The Securities and Exchange Commission joined the raging debate about whether SEC administrative proceedings conducted by administrative law judges (“ALJs”) are unconstitutional if the ALJs have not been appointed in accordance with the Appointments Clause of the U.S. Constitution. In a 3-2 decision in In the Matter of Raymond J. Lucia Companies, Inc., the Commission ruled on September 3, 2015 that ALJs are “mere employees” of the Commission – not “inferior officers” of the United States – and are therefore not subject to the Appointments Clause’s requirements.
The Commission’s ruling arose from an administrative enforcement proceeding against a former registered investment adviser who had been charged with making material misrepresentations to prospective clients. An ALJ had conducted the proceedings and had ruled that the respondents had committed securities fraud. The respondents sought de novo review from the Commission, contending that – among other things – the administrative proceedings were unconstitutional because the presiding ALJ had not been appointed in accordance with the Appointments Clause.
The Appointments Clause – Article II, § 2 of the Constitution – provides that “the Congress may by Law vest the Appointment of such inferior Officers, as they think proper, in the President alone, in the Courts of Law, or in the Heads of Departments.” Most SEC ALJs (including the one who oversaw the case here) are not appointed by the President, the courts, or the SEC’s Commissioners (the “Heads of the Department”). They obtain their positions through the regular civil-service hiring process.
The Commission ruled that the Appointments Clause does not apply to the SEC’s ALJs, because the ALJs are “mere employees,” not “inferior officers.” Relying on the D.C. Circuit’s 2000 decision in Landry v. FDIC, which had held that the FDIC’s ALJs are not inferior officers, the Commission observed that “the touchstone for determining whether adjudicators are inferior officers is the extent to which they have the power to issue ‘final decisions.’”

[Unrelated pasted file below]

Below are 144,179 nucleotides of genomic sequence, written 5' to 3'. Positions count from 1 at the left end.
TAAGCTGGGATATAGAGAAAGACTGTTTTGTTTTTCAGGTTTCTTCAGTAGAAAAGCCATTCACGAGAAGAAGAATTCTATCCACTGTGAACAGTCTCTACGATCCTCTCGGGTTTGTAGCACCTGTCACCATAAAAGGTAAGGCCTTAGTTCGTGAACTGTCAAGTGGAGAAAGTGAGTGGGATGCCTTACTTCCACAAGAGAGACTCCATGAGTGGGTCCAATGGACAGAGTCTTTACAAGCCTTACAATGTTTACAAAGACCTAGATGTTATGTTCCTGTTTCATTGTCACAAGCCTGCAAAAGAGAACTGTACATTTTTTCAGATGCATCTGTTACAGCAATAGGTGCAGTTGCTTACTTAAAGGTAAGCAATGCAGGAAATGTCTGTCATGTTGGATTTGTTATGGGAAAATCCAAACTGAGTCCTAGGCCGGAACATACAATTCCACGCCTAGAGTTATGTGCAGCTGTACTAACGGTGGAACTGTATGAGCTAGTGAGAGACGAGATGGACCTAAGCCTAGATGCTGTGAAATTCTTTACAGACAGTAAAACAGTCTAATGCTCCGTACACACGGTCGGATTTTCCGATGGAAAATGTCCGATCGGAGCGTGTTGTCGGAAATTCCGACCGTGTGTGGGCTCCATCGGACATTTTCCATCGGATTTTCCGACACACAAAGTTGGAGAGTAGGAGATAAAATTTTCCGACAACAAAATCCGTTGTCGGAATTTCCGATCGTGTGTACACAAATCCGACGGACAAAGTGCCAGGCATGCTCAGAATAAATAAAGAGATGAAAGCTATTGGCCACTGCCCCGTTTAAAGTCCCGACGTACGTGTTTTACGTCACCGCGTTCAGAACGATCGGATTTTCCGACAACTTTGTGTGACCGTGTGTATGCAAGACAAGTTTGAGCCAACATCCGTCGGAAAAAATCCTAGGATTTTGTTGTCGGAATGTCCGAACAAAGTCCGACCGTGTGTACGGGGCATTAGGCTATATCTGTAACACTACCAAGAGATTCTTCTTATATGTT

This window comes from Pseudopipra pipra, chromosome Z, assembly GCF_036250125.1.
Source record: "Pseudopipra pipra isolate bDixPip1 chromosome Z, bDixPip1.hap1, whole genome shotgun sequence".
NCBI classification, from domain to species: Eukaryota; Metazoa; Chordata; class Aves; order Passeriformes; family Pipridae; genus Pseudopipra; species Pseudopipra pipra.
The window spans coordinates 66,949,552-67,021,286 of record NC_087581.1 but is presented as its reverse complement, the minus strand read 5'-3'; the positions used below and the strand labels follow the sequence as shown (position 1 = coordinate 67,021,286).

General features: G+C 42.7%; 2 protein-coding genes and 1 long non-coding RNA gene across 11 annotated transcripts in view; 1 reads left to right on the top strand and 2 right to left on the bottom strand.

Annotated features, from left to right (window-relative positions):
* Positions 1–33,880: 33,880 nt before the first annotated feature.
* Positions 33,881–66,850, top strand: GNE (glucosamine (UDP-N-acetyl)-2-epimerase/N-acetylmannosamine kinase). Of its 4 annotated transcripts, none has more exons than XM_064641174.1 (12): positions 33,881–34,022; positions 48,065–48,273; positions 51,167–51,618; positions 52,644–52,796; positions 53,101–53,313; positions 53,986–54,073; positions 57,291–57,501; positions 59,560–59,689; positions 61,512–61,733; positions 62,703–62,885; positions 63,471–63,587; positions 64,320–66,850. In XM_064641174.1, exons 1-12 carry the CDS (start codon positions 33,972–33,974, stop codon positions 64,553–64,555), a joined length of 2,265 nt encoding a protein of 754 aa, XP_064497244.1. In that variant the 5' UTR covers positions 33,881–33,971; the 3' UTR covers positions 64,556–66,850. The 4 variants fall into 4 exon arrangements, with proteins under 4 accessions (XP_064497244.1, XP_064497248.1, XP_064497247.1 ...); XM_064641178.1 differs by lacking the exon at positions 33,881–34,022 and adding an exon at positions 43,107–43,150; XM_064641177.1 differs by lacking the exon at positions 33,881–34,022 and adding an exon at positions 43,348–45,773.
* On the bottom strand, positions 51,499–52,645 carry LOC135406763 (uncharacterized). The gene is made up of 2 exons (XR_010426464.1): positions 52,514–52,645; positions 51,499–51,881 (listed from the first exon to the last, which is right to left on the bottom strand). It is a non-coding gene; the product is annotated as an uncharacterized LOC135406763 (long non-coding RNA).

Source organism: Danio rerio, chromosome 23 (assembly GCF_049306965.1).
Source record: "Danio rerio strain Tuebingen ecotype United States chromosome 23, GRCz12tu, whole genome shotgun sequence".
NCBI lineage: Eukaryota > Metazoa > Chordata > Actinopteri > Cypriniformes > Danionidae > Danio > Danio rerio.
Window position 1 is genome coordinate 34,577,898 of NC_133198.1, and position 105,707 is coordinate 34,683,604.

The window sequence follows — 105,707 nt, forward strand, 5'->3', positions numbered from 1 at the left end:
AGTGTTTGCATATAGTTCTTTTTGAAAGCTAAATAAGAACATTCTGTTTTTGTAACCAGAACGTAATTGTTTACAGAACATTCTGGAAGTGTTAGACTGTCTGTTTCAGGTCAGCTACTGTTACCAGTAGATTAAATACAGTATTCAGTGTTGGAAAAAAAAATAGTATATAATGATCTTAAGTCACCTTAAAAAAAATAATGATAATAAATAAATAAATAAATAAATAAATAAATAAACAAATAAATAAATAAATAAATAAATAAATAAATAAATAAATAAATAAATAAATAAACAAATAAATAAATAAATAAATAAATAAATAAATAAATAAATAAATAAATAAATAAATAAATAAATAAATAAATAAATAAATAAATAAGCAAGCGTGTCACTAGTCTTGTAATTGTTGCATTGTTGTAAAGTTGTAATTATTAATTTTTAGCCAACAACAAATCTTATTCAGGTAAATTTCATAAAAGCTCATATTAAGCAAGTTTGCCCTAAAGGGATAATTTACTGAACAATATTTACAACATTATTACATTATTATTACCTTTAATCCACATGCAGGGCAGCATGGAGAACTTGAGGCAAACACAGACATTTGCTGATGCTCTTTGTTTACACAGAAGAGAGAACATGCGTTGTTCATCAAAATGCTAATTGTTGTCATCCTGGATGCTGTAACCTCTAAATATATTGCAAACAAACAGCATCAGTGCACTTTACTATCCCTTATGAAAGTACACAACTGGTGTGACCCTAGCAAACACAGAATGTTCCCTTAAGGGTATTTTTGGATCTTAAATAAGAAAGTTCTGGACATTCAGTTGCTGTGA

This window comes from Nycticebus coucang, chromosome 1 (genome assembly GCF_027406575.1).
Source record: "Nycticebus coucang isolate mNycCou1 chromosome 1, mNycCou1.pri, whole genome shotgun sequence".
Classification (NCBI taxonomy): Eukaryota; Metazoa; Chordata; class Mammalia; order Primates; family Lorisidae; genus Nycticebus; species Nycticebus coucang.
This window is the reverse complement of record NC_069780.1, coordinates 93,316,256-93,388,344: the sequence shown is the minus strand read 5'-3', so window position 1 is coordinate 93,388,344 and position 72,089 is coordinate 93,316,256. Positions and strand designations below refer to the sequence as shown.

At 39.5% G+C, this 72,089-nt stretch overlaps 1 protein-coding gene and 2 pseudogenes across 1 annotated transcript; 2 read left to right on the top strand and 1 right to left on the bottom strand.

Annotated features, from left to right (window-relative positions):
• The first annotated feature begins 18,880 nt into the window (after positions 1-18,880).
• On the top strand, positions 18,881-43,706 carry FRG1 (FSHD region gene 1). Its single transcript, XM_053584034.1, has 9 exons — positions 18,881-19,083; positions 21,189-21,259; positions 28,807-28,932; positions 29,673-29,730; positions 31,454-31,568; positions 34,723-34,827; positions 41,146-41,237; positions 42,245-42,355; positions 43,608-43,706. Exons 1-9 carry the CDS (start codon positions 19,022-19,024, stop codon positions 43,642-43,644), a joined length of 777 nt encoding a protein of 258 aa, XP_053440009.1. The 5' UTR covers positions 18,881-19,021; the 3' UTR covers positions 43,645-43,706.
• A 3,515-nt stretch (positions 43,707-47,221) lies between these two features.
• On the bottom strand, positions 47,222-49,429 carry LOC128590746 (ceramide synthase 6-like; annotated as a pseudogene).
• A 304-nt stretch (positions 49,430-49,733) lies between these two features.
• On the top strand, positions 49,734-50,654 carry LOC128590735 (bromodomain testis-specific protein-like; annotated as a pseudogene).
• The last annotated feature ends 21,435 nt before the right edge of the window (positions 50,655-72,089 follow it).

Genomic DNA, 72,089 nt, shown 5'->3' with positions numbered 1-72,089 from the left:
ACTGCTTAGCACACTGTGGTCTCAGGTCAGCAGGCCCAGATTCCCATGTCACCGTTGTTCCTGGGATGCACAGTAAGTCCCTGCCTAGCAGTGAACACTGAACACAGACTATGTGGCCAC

The Commission concluded that its ALJs do not issue “final decisions.” Instead, they issue only “initial decisions.” Respondents may petition the Commission for review of those “initial decisions,” and “we are unaware of any cases which the Commission has not granted a timely petition for review.” The Commission may also review a decision on its own initiative. And the Commission’s rules provide that “‘the Commissionwill issue an order that the decision has become final,’ and it ‘becomes ‘final’ only ‘upon issuance of the order’ by the Commission.”
Two Commissioners (Gallagher and Piwowar) dissented and will issue a separate opinion later.
We previously blogged about other constitutional challenges to SEC administrative proceedings here, here,here, here, here, and here. As those blog posts noted, two principal issues are in play: (i) whether District Courts have jurisdiction to review constitutional challenges to SEC administrative enforcement proceedings and (ii) whether those proceedings are constitutional. The Commission’s Raymond J. Lucia ruling did not need to address the first of those questions, although the Commission might have been expressing its position on the jurisdictional issue when it noted in a footnote that “[i]t is important that the Commission have an opportunity to address constitutional issues in the first instance, as it has in the past.” Appeals are currently pending in the Second, Eleventh, and D.C. Circuits on the jurisdictional and/or constitutional issues.